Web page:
More than half of U.S. hospitals lose money on patient care. On the other hand, some make hundreds of millions in profit, a study found.
Looking at about 3,000 acute care hospitals in fiscal year 2013, researchers of the Johns Hopkins Bloomberg School of Public Health and Washington and Lee University, found a striking dichotomy in their financials.
Over half of the hospitals incurred a median loss of $82 per patient. Yet, for example, Gundersen Lutheran Medical Center in La Crosse, Wis., earned a profit of $4,241 per patient.
Among the top 10 most profitable hospitals, 7 were nonprofit and 3 for profit.
“A small subset of nonprofit hospitals are earning substantial profits,” says study leader Gerard F. Anderson, PhD, a professor in the Department of Health Policy and Management at the Bloomberg School. “Either they’re doing something right or they are taking advantage of a flawed payment system.”
Of all the hospitals, 59 percent were nonprofit, 25 percent were for profit, and 16 percent were public.
The 239-bed Gunderson Lutheran Medical Center was the most profitable, with $302.5 million profit from patient care services. Its tax form shows it was able to almost double its program service revenue from the year before.
Second was the nonprofit Sutter Medical Center in Sacramento with $271.9 million.
The authors only looked at net income from patient care services. They left out profits from other activities such as investments, charitable contributions, tuition, parking fees, the hospital cafeteria, and rental space.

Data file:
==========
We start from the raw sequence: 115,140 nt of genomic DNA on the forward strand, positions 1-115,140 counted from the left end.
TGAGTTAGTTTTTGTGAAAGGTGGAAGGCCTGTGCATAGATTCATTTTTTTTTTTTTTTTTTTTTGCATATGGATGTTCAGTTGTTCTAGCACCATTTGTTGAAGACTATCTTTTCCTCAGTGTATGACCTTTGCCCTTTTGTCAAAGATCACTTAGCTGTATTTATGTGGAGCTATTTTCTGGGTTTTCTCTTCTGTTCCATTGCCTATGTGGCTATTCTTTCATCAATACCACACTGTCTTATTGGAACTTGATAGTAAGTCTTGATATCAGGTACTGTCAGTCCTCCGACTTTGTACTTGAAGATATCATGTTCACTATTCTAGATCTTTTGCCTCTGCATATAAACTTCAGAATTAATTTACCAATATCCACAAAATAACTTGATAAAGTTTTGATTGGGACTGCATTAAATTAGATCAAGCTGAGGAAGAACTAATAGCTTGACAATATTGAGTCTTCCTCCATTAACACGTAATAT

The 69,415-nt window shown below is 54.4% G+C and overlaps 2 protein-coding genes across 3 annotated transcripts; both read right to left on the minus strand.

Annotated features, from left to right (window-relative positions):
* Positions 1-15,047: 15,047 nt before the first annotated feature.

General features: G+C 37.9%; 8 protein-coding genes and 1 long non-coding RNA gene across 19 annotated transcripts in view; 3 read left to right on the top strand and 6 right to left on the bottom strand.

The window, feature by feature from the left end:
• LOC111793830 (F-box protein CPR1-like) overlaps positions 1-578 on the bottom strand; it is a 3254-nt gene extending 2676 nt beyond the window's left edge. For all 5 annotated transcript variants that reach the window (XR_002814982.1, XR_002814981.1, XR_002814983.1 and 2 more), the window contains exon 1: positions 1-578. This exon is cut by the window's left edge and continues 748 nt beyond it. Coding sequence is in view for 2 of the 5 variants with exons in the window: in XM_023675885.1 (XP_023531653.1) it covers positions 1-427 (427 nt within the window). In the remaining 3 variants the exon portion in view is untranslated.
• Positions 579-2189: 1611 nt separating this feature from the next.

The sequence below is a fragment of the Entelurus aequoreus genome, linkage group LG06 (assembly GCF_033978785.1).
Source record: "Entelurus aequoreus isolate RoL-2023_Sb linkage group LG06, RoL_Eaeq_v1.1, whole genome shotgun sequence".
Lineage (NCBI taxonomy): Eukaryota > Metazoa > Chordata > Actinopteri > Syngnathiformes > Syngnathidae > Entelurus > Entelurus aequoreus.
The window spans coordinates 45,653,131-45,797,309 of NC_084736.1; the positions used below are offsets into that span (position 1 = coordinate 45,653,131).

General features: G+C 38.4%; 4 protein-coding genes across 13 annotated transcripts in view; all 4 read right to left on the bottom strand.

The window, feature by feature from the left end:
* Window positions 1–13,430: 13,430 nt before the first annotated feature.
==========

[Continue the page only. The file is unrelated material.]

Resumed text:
Anderson believes that the most profitable hospitals have monopolies, or near monopolies, in their communities. That means insurers are pressed to have these hospitals in their networks to attract customers from the communities. That, in turn, allows such hospitals to charge insurers more.
In general, hospitals that were part of a hospital system were more profitable. Perhaps the larger institutions can negotiate higher prices from insurers, the researchers say.
Rural hospitals, hospitals with 50 or fewer beds, and major teaching hospitals tended to lose more money than urban hospitals, larger hospitals, and those with minor or no teaching component.
Also, hospitals with the highest price markups had the largest profits.
Anderson suggests the “most profitable hospitals should either lower their prices or put those profits into other services within the community.”
The study was published in the journal Health Affairs.
Top 10 Most Profitable Hospitals
Gunderson Lutheran Medical Center, La Crosse, Wis. | Nonprofit | Profit: $302.5 million
Sutter Medical Center, Sacramento, Calif. | Nonprofit | Profit: $271.9 million
Stanford Hospital and Clinics, Palo Alto, Calif. | Nonprofit | Profit: $224.7 million
Norton Hospital, Louisville, Ky. | Nonprofit | Profit: $211.2 million
Medical City Dallas Hospital, Dallas, Texas | For profit | Profit: $210.3 million
Swedish Medical Center, Englewood, Colo. | For profit | Profit: $192.5 million
Hospital of the University of Pennsylvania, Pa. | Nonprofit | Profit: $184.5 million
Methodist Hospital, San Antonio, Texas For profit | Profit: $172.4 million
Sacred Heart Medical Center, Riverbend, Springfield, Ore. | Nonprofit | Profit: $171.2 million
Carle Foundation Hospital, Urbana, Ill. | Nonprofit | Profit: $163.5 million